Sunday, May 20, 2012

A Very Connie Christmas

I've written before about one of the most intriguing Mission characters, Connie, here and here, and today I'd like to reflect a bit on the near mystical, saintly, and finally baffling aura that surrounds this man-child, he of the rambling chapel testimonies that seem an edgy flight from Jesus;  the muddled, pantheistic love of nature and animals that informs most of his conversation; and the remarkable yellow-golden Dairy Queen whip of hair twirling above his puzzled eyes and brow, its height unaffected by washing or weather.

One cold January morning in breakfast line, Connie began singing a bizarre medley of songs--folk, hymns, TV themes, and Julie Andrews Sound of Music stuff.  Any time Connie does something odd, loud or intrusive, the reaction from the Disciples and the Guests is somewhat mixed--plenty of "Shut the fuck up, Connie," or "Damn that boy to hell"--but he has an overwhelming number of cheerleaders and supporters who revere him and, I'm sure, would pound anyone who touched him through the concrete and desecrate the death site in horrid ways.  He is, indeed, an untouchable.  How such characters attain this station without natural charisma or conscious effort defies easy analysis.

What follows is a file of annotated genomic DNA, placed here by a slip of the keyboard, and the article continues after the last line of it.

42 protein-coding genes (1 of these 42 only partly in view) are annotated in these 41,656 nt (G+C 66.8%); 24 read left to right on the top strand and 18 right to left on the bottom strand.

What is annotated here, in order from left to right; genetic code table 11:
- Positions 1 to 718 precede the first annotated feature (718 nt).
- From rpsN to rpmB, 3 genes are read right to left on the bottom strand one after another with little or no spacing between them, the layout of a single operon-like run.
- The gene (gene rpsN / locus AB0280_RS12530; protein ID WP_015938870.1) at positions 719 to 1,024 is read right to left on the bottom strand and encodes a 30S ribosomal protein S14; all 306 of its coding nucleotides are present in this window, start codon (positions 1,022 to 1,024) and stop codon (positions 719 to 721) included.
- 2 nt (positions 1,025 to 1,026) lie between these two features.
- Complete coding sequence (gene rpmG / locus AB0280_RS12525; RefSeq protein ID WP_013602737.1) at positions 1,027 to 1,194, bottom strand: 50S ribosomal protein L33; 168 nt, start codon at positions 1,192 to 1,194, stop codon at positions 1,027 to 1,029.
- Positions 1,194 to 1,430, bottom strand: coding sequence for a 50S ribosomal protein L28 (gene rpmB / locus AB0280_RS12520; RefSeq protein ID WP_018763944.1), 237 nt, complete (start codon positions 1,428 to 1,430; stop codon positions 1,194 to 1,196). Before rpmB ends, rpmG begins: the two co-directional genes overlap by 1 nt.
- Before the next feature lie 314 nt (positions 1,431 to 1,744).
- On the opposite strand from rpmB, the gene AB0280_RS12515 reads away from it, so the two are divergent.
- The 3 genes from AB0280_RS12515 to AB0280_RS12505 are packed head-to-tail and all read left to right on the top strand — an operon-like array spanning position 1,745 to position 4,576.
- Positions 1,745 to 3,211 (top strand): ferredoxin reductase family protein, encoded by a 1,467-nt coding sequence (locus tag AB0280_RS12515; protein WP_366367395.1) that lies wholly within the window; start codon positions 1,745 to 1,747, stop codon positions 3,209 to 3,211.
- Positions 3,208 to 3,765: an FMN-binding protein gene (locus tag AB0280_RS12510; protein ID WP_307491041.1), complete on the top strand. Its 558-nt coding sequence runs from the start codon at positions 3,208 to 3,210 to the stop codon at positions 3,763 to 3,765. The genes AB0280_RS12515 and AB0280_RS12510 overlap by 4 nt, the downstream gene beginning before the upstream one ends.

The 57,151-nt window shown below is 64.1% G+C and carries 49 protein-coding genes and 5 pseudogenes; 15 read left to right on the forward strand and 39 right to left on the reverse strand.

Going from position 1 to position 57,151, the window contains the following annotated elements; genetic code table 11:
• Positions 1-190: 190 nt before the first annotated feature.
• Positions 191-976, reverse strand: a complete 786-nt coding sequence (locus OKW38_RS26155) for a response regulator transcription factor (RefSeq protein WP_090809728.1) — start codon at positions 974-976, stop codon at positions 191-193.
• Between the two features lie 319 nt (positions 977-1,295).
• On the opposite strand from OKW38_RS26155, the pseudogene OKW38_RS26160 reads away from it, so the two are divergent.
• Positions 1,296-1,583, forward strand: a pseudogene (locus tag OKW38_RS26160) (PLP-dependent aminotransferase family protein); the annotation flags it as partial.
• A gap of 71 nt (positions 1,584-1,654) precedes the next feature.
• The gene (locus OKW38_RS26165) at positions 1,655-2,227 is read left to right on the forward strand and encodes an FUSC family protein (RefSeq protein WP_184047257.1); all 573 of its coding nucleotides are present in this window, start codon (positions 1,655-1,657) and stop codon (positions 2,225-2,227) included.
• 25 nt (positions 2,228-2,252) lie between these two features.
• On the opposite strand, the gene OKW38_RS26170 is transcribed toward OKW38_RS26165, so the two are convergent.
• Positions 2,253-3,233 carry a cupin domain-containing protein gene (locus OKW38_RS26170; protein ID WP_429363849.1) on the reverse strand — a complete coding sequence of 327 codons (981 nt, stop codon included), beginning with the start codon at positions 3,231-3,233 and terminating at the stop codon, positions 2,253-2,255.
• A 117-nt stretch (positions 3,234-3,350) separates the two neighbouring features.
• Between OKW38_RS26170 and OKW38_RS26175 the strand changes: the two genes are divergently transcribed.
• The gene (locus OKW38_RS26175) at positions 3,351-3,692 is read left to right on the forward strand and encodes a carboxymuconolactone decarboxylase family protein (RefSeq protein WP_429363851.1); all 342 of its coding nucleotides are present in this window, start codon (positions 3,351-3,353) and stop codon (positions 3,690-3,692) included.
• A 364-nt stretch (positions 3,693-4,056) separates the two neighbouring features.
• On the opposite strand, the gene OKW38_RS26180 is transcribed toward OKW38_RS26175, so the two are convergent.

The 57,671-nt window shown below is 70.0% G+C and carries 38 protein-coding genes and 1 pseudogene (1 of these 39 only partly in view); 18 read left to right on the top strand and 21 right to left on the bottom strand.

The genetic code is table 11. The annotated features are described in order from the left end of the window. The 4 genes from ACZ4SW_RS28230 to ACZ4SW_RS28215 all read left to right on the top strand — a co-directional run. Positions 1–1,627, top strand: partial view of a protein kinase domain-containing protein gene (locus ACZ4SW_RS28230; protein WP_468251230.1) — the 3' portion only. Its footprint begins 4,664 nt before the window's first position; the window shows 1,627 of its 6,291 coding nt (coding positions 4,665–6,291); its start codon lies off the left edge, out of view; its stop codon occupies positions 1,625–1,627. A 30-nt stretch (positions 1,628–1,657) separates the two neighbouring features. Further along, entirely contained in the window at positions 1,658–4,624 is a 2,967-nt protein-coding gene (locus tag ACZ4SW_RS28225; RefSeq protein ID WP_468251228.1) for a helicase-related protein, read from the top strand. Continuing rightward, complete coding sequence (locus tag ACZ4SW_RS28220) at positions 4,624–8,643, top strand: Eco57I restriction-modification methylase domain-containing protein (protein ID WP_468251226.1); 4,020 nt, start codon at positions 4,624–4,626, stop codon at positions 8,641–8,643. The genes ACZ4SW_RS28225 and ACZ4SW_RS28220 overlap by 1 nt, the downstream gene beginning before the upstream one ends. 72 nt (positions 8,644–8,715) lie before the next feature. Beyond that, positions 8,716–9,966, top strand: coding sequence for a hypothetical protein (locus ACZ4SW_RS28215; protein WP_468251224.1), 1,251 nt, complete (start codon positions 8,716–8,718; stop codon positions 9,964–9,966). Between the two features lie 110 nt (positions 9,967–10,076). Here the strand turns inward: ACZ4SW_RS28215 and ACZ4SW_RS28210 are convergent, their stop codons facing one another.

That morning Connie sang the songs in a slightly slurred tenor, hitting all the right notes, but he barely knew any of the lyrics, only identifying fragments.  He started with "Darling Clementine."  "Oh my darling, oh my darling, oh my darling, Clementine, rah, rah, rah, rah, ree, ree, ree, rah, rah, rah, roh, roh, roh, roh, reeeeeee ..."  Each missing syllable was filled by a menu choice from "rah's" "ree's" "roh's" and "reer's." 

"Rah, Rah, Skip to my Lou . . . Rah, Rah . . .Skip to my Lou . . ." 

Comments began: "Sing that song, Connie!"  "Belt that shit out, baby!"

"The hills are alive, with the sound of music. . .ree, ree, ree, rah, ree, ree, rho, ree, ree, roh,  raaaaaaah!!!"

He managed to get though "These are a Few of My Favorite Things" without ever  mentioning a concrete object like whiskers on kittens or brown paper packages tied up with string.